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I'm currently trying to find a reduction to this problem:

Given a set S of n points (in the plane) in general position, is there a set of at least k triangles (formed using only points in S as vertices) which fulfill these conditions?:

  1. Each pair of triangles on the result set can only share 0 or 1 vertex.
  2. If a pair of triangles share 1 vertex they cannot overlap and if they do not share a vertex, they can overlap.

I have the intuition that answering the above question is NP complete, I already tried some reductions with no luck I tried reducing some these problems: https://en.wikipedia.org/wiki/List_of_NP-complete_problems, like 3-SAT, 3 dimensional matching, just to name 2.

  • Have someone encounter a similar problem which is NP-complete?
  • Can it be in another complexity class?

Any help or view on the problem will be much appreciated. thanks.

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    $\begingroup$ I see. So you mean a set of k triangles which all fulfill these conditions simultaneously with all other triangles in the chosen set? $\endgroup$
    – Avi Tal
    Jan 15 '21 at 18:16
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    $\begingroup$ (i) Do you intend that the vertices of each triangle must lie in the given set? (This is not explicitly stated.) (ii) Instead of "therefore" in point 2, do you mean "and"? "therefore" does not seem correct as used. (iii) Maybe you can reduce from the following problem (which I think is NP-hard): Given a set S of n points, and a set T of triangles with vertices in S, is their a triangulation of S that uses only triangles in T? $\endgroup$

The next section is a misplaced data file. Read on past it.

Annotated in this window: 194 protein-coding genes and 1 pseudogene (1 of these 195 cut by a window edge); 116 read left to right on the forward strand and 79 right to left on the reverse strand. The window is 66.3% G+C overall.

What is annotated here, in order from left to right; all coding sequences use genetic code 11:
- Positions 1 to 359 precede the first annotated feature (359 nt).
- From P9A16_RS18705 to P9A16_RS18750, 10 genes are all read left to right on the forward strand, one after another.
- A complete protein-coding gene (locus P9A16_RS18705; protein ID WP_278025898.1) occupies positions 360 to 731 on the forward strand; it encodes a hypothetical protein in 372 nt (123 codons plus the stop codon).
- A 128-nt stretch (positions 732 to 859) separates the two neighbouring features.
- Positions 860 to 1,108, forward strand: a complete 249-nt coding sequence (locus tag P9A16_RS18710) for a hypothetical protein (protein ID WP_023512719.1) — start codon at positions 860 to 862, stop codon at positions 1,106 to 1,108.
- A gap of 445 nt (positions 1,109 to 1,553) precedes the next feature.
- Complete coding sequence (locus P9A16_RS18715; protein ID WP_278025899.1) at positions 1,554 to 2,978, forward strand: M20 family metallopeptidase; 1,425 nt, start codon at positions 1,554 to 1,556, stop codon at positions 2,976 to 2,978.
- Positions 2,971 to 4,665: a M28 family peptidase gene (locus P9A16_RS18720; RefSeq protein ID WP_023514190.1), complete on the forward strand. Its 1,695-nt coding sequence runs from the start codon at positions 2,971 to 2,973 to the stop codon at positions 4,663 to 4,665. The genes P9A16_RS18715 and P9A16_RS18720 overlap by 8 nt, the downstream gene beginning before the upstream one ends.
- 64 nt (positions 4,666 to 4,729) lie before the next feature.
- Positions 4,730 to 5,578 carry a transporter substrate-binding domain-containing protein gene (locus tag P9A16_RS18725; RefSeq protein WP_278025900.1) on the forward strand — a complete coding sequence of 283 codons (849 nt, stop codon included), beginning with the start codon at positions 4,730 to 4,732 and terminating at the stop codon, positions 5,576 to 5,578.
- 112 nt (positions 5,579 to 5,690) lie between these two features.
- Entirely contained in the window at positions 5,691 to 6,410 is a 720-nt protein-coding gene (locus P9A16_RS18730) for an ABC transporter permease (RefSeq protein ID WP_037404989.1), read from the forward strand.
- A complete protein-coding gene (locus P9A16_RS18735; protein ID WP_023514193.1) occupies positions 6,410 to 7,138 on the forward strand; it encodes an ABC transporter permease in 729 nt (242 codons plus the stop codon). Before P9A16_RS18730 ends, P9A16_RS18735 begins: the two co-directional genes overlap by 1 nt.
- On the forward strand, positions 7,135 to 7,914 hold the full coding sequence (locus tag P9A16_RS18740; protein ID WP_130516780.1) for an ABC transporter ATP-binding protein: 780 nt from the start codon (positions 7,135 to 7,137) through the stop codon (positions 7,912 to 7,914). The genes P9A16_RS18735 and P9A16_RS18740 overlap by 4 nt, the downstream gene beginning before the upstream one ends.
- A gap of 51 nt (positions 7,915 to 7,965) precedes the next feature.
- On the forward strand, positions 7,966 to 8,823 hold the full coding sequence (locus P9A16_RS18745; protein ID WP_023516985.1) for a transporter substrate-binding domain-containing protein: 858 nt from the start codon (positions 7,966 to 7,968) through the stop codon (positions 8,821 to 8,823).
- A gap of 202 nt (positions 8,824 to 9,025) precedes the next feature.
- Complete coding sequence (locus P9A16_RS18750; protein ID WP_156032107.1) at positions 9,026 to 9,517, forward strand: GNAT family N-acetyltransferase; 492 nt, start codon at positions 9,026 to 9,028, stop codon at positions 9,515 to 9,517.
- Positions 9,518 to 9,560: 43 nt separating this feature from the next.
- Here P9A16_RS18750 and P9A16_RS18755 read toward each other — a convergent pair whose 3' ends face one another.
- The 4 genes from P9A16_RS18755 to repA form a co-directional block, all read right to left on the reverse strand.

– Neal Young
    Jan 15 '21 at 19:22
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    $\begingroup$ "They only share 0 or 1 vertex", do you mean pairwise? (each pair independently) $\endgroup$ Jan 16 '21 at 13:30
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    $\begingroup$ Yes pairwise, thanks I edited for clairty $\endgroup$ Jan 16 '21 at 18:05
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    $\begingroup$ "... they cannot overlap..." 1) can they share a segment of one of their edges? (e.g. $\{ (0,0),(2,0),(1,1)\}$ and $\{(0,0),(1,0),(0,5,-1)$) Furthermore, 2) are allowed pairs of triangles in which the smallest one is completely contained in a bigger one? Or 3) pairs in which they share a vertex, and the smallest one is completely contained in the other? (do you confirm that 1:Yes 2:Yes 3:No) $\endgroup$ Jan 16 '21 at 20:08

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